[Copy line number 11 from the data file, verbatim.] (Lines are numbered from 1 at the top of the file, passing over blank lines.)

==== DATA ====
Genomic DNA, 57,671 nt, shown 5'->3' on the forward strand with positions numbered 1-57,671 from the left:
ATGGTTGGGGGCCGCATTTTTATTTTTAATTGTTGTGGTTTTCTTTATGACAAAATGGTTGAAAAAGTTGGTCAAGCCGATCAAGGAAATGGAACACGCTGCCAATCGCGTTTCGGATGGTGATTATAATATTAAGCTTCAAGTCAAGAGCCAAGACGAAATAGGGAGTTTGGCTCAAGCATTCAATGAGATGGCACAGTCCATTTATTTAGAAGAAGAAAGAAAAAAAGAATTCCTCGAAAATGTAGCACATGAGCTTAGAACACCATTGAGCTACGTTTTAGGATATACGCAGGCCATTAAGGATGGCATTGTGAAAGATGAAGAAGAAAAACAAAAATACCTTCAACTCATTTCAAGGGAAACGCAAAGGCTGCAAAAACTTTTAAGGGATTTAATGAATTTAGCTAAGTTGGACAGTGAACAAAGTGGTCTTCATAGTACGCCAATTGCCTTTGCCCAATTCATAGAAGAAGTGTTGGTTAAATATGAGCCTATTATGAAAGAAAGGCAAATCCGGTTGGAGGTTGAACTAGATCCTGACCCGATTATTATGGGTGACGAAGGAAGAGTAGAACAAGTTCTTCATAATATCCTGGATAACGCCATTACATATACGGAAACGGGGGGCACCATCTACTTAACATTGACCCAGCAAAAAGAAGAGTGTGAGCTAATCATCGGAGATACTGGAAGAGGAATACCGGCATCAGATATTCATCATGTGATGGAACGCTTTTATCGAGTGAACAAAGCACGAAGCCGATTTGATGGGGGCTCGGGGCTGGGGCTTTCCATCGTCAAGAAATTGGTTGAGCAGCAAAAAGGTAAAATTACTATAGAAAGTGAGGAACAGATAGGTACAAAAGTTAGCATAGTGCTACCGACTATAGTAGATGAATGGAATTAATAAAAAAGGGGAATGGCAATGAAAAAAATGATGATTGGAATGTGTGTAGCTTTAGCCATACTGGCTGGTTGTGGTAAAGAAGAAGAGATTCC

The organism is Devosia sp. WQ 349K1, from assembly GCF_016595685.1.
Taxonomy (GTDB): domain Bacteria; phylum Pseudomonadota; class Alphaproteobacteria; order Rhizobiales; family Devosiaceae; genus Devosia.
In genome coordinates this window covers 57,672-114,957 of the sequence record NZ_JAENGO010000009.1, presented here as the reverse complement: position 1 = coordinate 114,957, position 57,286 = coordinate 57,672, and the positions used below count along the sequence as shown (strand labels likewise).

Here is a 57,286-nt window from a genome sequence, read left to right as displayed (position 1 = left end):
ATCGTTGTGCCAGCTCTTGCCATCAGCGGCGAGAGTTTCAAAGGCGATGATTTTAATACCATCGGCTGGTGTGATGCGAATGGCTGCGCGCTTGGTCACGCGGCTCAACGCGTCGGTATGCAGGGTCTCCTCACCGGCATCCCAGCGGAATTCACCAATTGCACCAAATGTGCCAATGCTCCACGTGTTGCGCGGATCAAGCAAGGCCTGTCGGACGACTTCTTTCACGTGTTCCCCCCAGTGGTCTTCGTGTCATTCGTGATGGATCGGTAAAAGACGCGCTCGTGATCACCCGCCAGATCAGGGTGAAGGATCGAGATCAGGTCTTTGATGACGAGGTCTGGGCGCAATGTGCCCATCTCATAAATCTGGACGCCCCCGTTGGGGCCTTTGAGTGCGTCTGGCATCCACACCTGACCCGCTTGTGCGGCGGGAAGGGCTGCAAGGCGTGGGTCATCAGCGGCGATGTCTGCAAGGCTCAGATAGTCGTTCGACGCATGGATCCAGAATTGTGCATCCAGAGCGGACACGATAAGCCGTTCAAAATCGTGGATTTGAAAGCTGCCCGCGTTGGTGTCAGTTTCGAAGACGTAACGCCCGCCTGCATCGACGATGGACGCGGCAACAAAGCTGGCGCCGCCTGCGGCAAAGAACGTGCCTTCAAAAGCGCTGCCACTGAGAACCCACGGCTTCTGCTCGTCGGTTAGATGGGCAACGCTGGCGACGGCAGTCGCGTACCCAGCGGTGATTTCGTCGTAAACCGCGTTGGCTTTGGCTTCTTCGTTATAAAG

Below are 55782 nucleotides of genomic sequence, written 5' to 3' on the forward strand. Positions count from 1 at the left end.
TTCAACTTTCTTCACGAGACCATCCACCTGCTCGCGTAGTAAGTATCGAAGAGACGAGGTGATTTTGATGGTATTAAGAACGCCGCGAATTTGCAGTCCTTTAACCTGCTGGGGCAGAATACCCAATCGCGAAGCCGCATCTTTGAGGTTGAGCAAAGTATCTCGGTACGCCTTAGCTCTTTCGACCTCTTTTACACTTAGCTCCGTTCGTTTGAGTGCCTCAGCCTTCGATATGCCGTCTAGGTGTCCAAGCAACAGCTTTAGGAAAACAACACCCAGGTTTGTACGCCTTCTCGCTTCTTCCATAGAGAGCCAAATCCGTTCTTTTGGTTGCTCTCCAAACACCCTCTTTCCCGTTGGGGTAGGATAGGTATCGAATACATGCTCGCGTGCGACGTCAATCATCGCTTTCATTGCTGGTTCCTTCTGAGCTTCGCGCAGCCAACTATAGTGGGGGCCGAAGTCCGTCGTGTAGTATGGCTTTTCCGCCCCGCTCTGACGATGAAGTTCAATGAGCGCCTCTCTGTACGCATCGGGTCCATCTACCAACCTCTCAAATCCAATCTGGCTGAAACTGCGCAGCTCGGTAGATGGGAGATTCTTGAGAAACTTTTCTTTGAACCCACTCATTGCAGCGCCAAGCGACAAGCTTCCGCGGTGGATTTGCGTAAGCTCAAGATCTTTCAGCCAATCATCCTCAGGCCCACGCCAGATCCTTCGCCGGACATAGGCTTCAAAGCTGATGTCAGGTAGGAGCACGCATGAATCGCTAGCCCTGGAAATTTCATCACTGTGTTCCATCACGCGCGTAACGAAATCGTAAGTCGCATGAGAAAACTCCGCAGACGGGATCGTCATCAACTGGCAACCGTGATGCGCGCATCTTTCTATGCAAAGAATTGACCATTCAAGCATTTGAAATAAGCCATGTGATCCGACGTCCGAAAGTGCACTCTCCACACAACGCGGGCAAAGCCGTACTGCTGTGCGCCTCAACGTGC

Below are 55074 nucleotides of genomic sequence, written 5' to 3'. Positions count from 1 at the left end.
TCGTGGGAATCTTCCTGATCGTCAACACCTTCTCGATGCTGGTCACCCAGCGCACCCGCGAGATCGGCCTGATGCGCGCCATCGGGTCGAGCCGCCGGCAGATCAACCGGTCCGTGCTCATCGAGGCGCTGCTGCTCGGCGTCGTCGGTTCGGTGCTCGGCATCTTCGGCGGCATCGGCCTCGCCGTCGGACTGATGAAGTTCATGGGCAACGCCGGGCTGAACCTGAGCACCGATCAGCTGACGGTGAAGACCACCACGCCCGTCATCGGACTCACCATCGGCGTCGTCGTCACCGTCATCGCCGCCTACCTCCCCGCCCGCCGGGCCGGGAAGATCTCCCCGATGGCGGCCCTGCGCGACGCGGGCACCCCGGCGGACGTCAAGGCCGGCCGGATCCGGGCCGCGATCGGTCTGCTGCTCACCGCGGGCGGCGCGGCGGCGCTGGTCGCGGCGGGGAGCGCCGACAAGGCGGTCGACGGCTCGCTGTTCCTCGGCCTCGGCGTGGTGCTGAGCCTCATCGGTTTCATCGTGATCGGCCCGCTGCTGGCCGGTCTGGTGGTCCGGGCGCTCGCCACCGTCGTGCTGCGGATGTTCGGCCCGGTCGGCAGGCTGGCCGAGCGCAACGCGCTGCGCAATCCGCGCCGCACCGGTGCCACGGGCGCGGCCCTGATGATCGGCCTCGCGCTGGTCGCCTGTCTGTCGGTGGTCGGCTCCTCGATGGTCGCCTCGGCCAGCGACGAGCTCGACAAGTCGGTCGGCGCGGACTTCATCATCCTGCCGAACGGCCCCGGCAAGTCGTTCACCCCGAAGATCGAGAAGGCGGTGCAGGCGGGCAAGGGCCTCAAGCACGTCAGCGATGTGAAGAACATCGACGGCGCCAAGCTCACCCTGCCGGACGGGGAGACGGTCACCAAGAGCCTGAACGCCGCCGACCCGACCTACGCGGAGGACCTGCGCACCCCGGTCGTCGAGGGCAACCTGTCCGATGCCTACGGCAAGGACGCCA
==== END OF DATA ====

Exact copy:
TCGTGGGAATCTTCCTGATCGTCAACACCTTCTCGATGCTGGTCACCCAGCGCACCCGCGAGATCGGCCTGATGCGCGCCATCGGGTCGAGCCGCCGGCAGATCAACCGGTCCGTGCTCATCGAGGCGCTGCTGCTCGGCGTCGTCGGTTCGGTGCTCGGCATCTTCGGCGGCATCGGCCTCGCCGTCGGACTGATGAAGTTCATGGGCAACGCCGGGCTGAACCTGAGCACCGATCAGCTGACGGTGAAGACCACCACGCCCGTCATCGGACTCACCATCGGCGTCGTCGTCACCGTCATCGCCGCCTACCTCCCCGCCCGCCGGGCCGGGAAGATCTCCCCGATGGCGGCCCTGCGCGACGCGGGCACCCCGGCGGACGTCAAGGCCGGCCGGATCCGGGCCGCGATCGGTCTGCTGCTCACCGCGGGCGGCGCGGCGGCGCTGGTCGCGGCGGGGAGCGCCGACAAGGCGGTCGACGGCTCGCTGTTCCTCGGCCTCGGCGTGGTGCTGAGCCTCATCGGTTTCATCGTGATCGGCCCGCTGCTGGCCGGTCTGGTGGTCCGGGCGCTCGCCACCGTCGTGCTGCGGATGTTCGGCCCGGTCGGCAGGCTGGCCGAGCGCAACGCGCTGCGCAATCCGCGCCGCACCGGTGCCACGGGCGCGGCCCTGATGATCGGCCTCGCGCTGGTCGCCTGTCTGTCGGTGGTCGGCTCCTCGATGGTCGCCTCGGCCAGCGACGAGCTCGACAAGTCGGTCGGCGCGGACTTCATCATCCTGCCGAACGGCCCCGGCAAGTCGTTCACCCCGAAGATCGAGAAGGCGGTGCAGGCGGGCAAGGGCCTCAAGCACGTCAGCGATGTGAAGAACATCGACGGCGCCAAGCTCACCCTGCCGGACGGGGAGACGGTCACCAAGAGCCTGAACGCCGCCGACCCGACCTACGCGGAGGACCTGCGCACCCCGGTCGTCGAGGGCAACCTGTCCGATGCCTACGGCAAGGACGCCA